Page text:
using psychology neuroscience in management consulting

Trust and likeability

What is trust? I think it is a feeling. It’s not an objective measure of how reliable somebody is.

I have many friends who are incredibly unreliable, incompetent at times – yet I still trust them because I somehow know that they will be reliable when it will really matter.

I think it is about having coherent values.

Belonging to one tribe – however you chose to define it. The reason we have tribes is probably deeply rooted in our DNA. A long time ago we were conditioned to know that if we lose our tribe, our survival chances are lower. It is the very reason why public speaking is so difficult for so many people. They feel that getting up on stage with a high risk of embarrassing themselves would lead to their audience – their tribe – to alienate them. It is one of the many examples where our brains are scanning for survival situations when really they would do much better to chill out a bit. It is one of the things that mindfulness really helps with: instead of assuming things and following the same scripts, it allows to take a step back and perceive a situation from a different standpoint.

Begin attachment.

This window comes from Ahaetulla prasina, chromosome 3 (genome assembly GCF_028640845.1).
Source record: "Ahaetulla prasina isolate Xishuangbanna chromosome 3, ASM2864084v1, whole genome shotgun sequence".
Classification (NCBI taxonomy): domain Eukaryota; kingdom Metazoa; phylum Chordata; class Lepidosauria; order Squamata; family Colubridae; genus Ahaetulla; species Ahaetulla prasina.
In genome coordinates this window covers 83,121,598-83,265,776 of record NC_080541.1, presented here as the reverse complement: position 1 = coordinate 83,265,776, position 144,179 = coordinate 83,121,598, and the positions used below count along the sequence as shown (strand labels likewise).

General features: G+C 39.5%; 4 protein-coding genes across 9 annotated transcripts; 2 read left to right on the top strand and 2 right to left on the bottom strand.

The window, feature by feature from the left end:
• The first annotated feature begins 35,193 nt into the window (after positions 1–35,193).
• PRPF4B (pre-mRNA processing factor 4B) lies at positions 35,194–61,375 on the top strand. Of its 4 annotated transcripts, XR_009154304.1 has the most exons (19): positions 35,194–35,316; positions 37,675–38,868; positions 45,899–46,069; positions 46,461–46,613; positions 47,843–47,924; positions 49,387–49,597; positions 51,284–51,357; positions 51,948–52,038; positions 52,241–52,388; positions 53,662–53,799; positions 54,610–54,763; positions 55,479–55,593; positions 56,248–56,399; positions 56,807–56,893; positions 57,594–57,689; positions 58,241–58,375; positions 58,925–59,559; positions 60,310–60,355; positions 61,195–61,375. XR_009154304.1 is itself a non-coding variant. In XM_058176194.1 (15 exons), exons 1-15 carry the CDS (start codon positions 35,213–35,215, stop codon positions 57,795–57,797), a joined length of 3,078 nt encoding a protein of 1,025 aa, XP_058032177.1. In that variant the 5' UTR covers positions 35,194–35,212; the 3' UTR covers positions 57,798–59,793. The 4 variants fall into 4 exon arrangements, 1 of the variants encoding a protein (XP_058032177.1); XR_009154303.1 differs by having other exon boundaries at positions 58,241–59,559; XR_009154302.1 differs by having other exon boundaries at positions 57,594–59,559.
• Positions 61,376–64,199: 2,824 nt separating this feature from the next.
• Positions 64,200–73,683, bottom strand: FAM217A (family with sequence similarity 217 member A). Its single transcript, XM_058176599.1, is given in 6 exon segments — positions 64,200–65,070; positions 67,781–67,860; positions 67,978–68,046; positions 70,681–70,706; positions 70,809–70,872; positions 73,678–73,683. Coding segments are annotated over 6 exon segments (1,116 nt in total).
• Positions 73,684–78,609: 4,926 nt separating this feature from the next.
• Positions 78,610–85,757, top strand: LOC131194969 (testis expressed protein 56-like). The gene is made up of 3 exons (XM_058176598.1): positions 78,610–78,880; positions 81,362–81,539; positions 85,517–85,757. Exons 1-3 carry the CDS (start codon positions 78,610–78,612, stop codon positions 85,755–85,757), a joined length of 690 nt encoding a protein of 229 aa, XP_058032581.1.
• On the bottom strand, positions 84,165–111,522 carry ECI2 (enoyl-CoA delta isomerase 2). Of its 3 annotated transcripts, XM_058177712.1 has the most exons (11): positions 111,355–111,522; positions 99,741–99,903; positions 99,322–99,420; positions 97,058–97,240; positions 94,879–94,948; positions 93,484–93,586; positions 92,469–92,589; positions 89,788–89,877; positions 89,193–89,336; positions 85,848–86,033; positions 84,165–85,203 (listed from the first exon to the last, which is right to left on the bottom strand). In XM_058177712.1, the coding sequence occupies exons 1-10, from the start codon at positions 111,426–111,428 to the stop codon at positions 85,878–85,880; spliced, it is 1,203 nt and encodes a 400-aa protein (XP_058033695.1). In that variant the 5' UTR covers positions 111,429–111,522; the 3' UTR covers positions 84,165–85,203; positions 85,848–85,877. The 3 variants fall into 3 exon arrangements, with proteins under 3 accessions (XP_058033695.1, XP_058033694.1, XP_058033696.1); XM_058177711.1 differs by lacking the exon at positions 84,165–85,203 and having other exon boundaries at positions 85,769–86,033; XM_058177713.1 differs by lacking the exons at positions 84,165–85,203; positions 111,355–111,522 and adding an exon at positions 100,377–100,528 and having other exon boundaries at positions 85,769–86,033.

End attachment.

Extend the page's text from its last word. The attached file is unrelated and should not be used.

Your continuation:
In this day and age we have learnt to pay less attention to the superficial: race and socioeconomic background. Values lead the conversation on trust and exposing authenticity and vulnerability strengthens it. Trust makes us feel remarkably good. It is one of the things people value most in life: the goodwill of other people.

psychology of trust

Trust emerges in the strangest situations. We seem to always restrict the group that we trust.

Having a common enemy automatically builds trust among complete strangers. Nostalgia is a phenomenal marketing strategy because it immediately builds references for values we all accept and love – hence it builds trust. This means trust is scalable.

You don’t need to know much about the person: just pick up on the relevant markers of trustworthiness – and there, you are best friends. Our brains sort of skip over the whole due diligence process required to build trust.

Celebrities always say that fans feel that they know them personally – that’s the power of the illusions that trust can create.